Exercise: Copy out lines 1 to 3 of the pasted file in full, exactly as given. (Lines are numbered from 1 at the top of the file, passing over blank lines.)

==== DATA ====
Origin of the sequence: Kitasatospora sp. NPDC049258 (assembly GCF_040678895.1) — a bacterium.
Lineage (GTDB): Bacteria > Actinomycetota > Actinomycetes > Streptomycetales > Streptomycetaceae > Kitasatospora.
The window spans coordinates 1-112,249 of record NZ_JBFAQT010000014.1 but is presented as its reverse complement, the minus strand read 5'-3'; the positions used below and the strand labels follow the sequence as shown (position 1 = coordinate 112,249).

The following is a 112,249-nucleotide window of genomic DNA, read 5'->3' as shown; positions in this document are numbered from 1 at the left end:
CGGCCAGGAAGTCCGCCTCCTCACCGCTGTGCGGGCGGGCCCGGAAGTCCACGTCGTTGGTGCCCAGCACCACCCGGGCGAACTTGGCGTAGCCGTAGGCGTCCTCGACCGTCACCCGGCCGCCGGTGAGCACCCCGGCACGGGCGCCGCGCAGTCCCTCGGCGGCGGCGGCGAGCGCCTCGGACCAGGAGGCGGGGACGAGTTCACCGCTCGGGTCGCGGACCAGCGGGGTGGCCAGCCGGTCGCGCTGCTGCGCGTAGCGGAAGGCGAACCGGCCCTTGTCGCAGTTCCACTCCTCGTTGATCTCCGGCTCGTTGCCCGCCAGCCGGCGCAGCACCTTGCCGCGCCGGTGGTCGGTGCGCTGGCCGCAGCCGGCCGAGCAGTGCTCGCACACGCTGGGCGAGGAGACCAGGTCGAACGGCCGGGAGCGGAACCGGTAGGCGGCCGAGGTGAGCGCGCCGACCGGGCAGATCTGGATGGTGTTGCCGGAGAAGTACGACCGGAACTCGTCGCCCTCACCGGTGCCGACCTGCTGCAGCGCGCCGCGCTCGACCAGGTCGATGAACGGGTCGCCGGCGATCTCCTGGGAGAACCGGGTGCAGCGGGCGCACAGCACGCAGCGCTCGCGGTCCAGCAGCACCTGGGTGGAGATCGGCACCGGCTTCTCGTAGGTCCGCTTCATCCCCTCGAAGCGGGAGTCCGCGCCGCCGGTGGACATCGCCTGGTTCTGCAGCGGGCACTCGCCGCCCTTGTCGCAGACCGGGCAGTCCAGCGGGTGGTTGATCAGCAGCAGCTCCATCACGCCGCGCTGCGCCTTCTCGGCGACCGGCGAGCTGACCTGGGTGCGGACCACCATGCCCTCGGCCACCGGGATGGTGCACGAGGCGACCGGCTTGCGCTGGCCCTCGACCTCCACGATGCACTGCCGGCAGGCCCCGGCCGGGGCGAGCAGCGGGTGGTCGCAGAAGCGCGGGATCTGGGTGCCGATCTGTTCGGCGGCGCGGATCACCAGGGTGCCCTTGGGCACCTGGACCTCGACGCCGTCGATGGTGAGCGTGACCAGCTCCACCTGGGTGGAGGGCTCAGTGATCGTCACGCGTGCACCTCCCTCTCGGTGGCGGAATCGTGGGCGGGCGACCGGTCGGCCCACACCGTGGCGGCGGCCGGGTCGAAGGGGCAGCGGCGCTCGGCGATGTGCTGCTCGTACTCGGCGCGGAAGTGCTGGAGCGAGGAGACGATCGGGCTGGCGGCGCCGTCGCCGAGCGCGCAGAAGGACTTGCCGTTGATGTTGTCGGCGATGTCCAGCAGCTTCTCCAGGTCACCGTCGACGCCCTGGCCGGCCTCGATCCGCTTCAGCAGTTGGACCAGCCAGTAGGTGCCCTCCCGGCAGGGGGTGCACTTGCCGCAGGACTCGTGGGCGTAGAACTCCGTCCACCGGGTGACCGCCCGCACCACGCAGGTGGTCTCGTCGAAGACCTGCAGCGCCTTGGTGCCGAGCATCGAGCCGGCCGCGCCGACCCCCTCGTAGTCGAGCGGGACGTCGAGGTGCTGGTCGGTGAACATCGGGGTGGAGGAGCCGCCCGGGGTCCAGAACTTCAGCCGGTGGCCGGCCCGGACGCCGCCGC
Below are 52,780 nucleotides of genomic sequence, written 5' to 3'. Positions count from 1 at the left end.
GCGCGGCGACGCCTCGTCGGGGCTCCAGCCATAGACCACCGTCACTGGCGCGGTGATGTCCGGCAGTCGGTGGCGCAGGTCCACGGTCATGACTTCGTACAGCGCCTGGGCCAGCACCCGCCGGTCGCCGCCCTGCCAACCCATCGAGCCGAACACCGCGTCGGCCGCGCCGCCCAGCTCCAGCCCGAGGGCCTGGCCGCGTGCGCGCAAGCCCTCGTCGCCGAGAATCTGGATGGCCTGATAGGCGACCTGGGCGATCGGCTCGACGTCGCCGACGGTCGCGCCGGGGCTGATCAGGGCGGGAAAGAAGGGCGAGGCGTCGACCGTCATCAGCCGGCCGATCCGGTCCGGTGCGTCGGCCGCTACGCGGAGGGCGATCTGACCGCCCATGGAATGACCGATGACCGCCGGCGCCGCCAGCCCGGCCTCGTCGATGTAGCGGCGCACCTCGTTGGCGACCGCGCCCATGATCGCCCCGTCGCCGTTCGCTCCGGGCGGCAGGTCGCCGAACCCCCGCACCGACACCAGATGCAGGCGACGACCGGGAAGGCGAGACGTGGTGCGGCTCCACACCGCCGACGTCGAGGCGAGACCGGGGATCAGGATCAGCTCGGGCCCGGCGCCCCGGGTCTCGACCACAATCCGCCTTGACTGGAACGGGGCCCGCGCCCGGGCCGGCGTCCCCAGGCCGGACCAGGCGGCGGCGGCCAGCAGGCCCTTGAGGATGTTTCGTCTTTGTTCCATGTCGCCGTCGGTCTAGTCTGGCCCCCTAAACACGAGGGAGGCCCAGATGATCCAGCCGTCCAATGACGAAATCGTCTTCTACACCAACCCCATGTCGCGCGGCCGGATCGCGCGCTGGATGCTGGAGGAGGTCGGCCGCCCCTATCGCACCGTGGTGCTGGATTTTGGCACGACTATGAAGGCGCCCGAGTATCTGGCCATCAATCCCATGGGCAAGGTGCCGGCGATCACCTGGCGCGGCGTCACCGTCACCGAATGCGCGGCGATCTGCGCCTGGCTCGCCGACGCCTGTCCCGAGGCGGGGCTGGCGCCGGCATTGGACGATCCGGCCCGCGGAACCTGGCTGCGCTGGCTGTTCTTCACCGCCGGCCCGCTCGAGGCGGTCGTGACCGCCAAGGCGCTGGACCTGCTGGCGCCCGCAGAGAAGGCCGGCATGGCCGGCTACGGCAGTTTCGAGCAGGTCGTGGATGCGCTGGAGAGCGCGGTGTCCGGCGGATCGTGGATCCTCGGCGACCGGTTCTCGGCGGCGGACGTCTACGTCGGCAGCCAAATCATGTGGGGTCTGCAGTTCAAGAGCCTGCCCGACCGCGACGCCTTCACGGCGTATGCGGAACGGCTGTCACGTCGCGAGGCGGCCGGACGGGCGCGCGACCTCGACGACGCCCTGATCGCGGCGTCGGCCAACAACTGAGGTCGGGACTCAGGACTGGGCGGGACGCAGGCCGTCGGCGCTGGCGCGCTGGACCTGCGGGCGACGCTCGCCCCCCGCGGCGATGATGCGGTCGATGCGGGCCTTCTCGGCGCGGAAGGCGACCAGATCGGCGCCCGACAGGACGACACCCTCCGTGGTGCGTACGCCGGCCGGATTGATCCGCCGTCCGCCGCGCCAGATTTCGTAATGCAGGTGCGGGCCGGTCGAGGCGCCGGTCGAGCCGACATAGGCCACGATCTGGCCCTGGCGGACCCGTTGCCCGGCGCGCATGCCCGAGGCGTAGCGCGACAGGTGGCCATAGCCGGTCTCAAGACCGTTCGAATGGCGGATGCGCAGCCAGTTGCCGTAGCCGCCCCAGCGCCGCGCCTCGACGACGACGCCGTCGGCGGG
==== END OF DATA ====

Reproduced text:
Origin of the sequence: Kitasatospora sp. NPDC049258 (assembly GCF_040678895.1) — a bacterium.
Lineage (GTDB): Bacteria > Actinomycetota > Actinomycetes > Streptomycetales > Streptomycetaceae > Kitasatospora.
The window spans coordinates 1-112,249 of record NZ_JBFAQT010000014.1 but is presented as its reverse complement, the minus strand read 5'-3'; the positions used below and the strand labels follow the sequence as shown (position 1 = coordinate 112,249).